City Hall at Bijou park is unthinkable |

City Hall at Bijou park is unthinkable

Letters to the editor

This letter is in response to the proposed plan for the new city hall to be built on the front nine holes of the disc golf course.

My first reaction was one of disbelief. I thought to myself, what (if anything at all) could they be thinking?

I’ve been in Tahoe for 21 years on June 15. I’ve never heard of anything so ridiculous in my entire time in this beautiful town!

When I sent my 15-year-old daughter back to our home state of Missouri in 1989, one of her biggest arguments for going back was “There’s nothing to do out here, unless you’re old enough to go to the casinos!” I think you people should stop for a moment and think about this!

That disc golf course is one of the only things that kids can do that doesn’t cost an arm and a leg!

If you take that away from them, you know what’s going to happen? We’re going to have kids that are out gangbanging, “tagging,” and vandalizing businesses and private property as well!

Hello! Is there anyone out there who really cares about the kids in our town or is that all just “lip service?” It seems to me that if there really is that much concern for the well-being of our young people that there would be more things being built for their recreation instead of taking away what little they already have.

Way to go, city fathers. That’s the way to show the members of our younger population exactly how much you truly care!

Bruce and Theresa Fullerton

South Lake Tahoe

To the editor:

An open letter to John Roush:

In Wednesday’s paper you had a half-page ad to introduce the community to your new Heavenly Village Cinema.

We’re hoping that this will be more than “Wallace-upscale,” that is, the same mediocre selection in better surroundings.

It is about time that Tahoe is treated to thought-provoking foreign and arts films, winners of international film festivals, films with some meat on them.

You have enough screens in your new theater to devote one of them full-time to such fare.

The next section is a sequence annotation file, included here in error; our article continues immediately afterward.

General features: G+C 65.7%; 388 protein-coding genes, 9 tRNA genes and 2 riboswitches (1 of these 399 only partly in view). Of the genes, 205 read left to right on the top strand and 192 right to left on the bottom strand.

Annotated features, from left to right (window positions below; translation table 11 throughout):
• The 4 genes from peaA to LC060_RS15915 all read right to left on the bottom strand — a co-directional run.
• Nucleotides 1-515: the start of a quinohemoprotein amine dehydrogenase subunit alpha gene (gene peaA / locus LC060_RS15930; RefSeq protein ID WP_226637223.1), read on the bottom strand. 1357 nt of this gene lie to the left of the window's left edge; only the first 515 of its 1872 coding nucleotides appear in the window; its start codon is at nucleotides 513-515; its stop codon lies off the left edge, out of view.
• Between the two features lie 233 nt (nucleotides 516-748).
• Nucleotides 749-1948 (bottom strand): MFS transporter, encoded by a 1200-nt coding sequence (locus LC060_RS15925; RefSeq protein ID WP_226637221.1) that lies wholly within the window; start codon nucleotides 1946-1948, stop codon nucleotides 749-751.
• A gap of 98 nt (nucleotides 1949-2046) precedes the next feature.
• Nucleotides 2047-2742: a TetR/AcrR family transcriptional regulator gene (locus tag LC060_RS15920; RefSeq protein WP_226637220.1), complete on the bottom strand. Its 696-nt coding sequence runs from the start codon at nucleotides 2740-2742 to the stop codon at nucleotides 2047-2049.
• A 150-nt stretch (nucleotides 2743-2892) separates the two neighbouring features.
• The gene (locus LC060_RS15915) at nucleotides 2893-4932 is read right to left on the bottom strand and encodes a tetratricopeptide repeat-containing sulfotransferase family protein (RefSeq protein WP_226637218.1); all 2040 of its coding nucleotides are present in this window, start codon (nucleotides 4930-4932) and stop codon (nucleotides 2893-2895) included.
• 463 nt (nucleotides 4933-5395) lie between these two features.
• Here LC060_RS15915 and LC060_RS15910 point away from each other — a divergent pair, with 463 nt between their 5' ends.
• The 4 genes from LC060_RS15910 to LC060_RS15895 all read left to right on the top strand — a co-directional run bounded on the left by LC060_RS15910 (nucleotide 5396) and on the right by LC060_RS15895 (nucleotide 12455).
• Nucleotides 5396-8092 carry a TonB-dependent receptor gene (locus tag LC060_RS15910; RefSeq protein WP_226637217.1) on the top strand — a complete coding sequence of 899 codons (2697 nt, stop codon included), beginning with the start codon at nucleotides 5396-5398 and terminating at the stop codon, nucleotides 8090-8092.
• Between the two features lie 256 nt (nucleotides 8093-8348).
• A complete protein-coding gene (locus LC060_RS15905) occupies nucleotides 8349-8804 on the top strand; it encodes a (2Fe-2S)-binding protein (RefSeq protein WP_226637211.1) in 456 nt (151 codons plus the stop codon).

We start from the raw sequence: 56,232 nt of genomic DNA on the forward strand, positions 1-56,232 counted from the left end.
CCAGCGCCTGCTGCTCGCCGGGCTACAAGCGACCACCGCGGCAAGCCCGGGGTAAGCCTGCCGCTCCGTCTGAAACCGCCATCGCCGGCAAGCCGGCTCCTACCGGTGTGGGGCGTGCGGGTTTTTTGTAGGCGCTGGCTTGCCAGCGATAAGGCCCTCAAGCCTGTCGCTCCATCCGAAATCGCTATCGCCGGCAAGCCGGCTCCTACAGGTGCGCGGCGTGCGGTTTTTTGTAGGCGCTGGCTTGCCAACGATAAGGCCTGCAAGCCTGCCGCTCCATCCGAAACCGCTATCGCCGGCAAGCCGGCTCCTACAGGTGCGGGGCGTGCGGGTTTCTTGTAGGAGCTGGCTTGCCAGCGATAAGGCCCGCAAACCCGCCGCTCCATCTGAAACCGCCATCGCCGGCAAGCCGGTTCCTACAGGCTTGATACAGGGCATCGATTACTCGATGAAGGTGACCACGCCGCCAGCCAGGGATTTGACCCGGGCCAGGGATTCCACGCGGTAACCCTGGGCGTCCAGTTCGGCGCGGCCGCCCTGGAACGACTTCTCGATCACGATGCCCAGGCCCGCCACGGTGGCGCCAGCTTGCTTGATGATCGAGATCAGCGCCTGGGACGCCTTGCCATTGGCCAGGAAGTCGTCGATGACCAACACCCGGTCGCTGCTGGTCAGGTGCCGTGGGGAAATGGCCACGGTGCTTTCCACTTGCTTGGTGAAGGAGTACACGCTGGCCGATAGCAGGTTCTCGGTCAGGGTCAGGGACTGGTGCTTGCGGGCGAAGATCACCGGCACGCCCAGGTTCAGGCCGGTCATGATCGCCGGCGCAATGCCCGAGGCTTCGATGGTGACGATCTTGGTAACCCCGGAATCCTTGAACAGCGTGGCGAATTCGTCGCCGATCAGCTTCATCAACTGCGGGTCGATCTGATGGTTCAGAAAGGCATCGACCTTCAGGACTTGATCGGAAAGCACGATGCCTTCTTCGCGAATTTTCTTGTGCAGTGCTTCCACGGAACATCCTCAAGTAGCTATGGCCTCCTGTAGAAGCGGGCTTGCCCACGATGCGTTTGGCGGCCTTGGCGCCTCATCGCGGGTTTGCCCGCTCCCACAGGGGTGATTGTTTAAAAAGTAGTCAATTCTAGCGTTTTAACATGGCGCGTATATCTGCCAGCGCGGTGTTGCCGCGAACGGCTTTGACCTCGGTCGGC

We were in Sacramento last week. There, we saw the movie “Osama,” from Afghanistan. This remarkable movie details life under the Taliban, especially the degrading treatment of women. We went away with a better understanding of how difficult a task it is to bring democracy to people who have no understanding of what it is.

Tahoe deserves higher-class fare at the cinema. It’s up to you!

William D. Bandes

Zephyr Cove

To the editor:

The 1996 El Dorado County General Plan was rejected by the courts, by initiative and by unanimous vote of the planning commission.

The Board of Supervisors’ recent approval re-opens the county land-use wars and spurs anger across the political spectrum.

Planning staff prepared a range of alternatives, and the planning commission unanimously recommended the “environmentally constrained” version. While allowing growth equivalent to the 1996 Plan, it condenses the sprawl, resulting in more open space.

However, Tahoe residents in District 5 (Supervisor Dave Solaro) have land-use decisions made by the Tahoe Regional Planning Agency. District 3 (Supervisor Jack Sweeny) includes the incorporated city of Placerville, and Diamond Springs/El Dorado, (which is largely planned). District 2 (Supervisor Helen Baumann) includes portions of Tahoe (Meyers), south county (with little growth potential), and a corner of El Dorado Hills. Her 2003 election campaign ran against the 1996 General Plan, but she has betrayed her supporters.

District 1 Supervisor Rusty Duprey offered wavering opposition to the 1996 Plan, while District 4’s Supervisor Charlie Paine has firmly opposed it.

Good planning should prepare for population growth and provide for schools, fire protection, sheriffs, water and parks. But homes rarely generate taxes sufficient to build and maintain services. Land-use battles weaken and divide the county when we should be pulling together for record budget deficits.

Ray Griffiths


To the editor:

Tastes great. Less filling. Tastes great. Less filling. So goes the old beer commercial. I don’t think there was ever a winner in this debate. Same with Measure L. Both sides were right and both sides were wrong.

It was a badly conceived measure for a great cause.

Bridey Heidel, an awesome young teacher in our district, and Ed McCarthy, a longtime community business leader and school supporter, are both right and both wrong.

So where do we go from here?

If it was my business, I’d start with the leadership of the school district. Ms. Sheerhorn has done an awful job of financial management in leading this district and an even worse job in selling the Measure L campaign to this community. As the CEO of this organization, she has received a vote of no confidence from her shareholders and needs to step down. I would.

Secondly, I would appoint a team of teachers, parents and business leaders (including the time-share industry) to sit down and draft a measure that all can support.

We don’t need to point any more fingers. We need to fix the problem and do it fairly.

John A. Hash

South Lake Tahoe

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